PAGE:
Have you ever noticed there is really little one can control except how we choose to react…. I wrote this while winging my way back from Philly the other day. It really was an uneventful flight, yet after watching 100+ people board the plane; I can only assume that "control" is not something everybody understands, yet.
I don’t think they even realize they are behaving from a place of overwhelm, thus the reason I titled this "Autopilot." To be fair, overwhelm isn’t just an emotional response, it’s a physical response. You can just see it in their faces and the way they move…. The feeling of overwhelm is part of the physical response stress, together these two are commonly called the fight or flight response (no pun intended.)
Fight or flight is the rapid surge of high levels of the hormones adrenaline and cortisol released in our body. These hormones affect reasoning and thinking. They are not bad guys though, at low levels, cortisol actually facilitates our mental functions.
Since I’m on a plane, I’ll steal a flying analogy– Did you know when you fly, if you start out just one degree off course you end up in a totally different part of the world? It’s the law of exponential growth. You start at Airport X, you fly one degree off course, soon it becomes two degrees, than four, than eight off course…. Same idea holds true for emotions, they can infect an entire group. A study by Daniel Goleman and Richard Boyatzis titled Social Intelligence and the Biology of Leadership states that "destructive emotions infects an entire group and inhibits its performance. Leaders are themselves not immune to the contagion of stress. All the more reason they should take the time to understand the biology of their emotions."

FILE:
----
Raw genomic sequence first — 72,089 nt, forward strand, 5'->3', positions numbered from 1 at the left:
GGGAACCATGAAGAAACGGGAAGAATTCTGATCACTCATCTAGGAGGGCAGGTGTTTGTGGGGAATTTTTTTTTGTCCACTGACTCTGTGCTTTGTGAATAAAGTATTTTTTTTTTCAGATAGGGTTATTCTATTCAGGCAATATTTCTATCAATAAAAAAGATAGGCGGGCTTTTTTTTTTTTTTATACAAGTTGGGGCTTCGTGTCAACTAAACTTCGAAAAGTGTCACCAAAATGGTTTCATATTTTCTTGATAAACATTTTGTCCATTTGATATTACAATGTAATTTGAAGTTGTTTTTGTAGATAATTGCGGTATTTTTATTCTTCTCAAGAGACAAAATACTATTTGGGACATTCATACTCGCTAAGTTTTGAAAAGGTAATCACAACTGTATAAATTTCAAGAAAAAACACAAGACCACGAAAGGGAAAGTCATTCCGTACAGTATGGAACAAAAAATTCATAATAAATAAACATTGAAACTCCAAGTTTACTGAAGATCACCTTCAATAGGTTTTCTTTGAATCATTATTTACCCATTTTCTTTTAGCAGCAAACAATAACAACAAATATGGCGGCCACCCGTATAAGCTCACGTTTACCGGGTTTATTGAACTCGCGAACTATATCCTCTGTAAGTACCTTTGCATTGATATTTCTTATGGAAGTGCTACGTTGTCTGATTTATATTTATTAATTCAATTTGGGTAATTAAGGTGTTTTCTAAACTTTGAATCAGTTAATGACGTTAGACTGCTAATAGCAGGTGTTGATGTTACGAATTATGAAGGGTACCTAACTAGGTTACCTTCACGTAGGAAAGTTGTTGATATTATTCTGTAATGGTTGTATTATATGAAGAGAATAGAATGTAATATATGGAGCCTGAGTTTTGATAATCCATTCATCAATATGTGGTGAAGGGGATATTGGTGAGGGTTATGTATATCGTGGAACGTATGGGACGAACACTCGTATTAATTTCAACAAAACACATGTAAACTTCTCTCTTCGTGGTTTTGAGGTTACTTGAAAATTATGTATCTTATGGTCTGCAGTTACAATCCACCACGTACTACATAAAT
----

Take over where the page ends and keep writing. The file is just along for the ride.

Train yourself to control your emotions instead of being controlled by them, notice when you begin to feel overwhelmed and take action to calm yourself so you can maintain clear thinking when it is needed most. Being able to think clearly under stress will increase your effectiveness as a leader. Awareness is key, many notice the physical sensation first, some call it a gut response, a knot in the stomach… my favorite "turtleing," that sensation of shoulders so high that your ears disappear.
Knowing that much of the overwhelm response is physical, does not excuse us from not using our mental gifts to overcome an autopilot response. The physical response of emotion(s) e.g., anger, can easily overtake us. Again, awareness is key; anger can quickly be disabled by knowing it is a secondary emotion. One must be hurt, frightened or frustrated to get angry.
Go beyond just noticing "I’m angry." What are the impulses and intentions running through your mind? An impulse is usually that thought "I feel so (angry) (mad) (sad)… I could…." then, look to the intention behind it. What do you hope to accomplish? With every impulse and intention, the law of cause and effect comes along for the ride. "If I respond this way, what’s likely to happen, next?" Develop solutions; "A better thing to do would be…." "If I try that, the benefits will be…."
Under stress the typical first response is to revert back to old habits, no matter how unsuitable they are for addressing the new challenge. As they just told me, "put your mask on first, then help others…." To be a true leader one must have an awareness of and control over the autopilot button.
"If I lose my temper, you lose your head. Understand?" ~ Queen of Hearts from Alice in Wonderland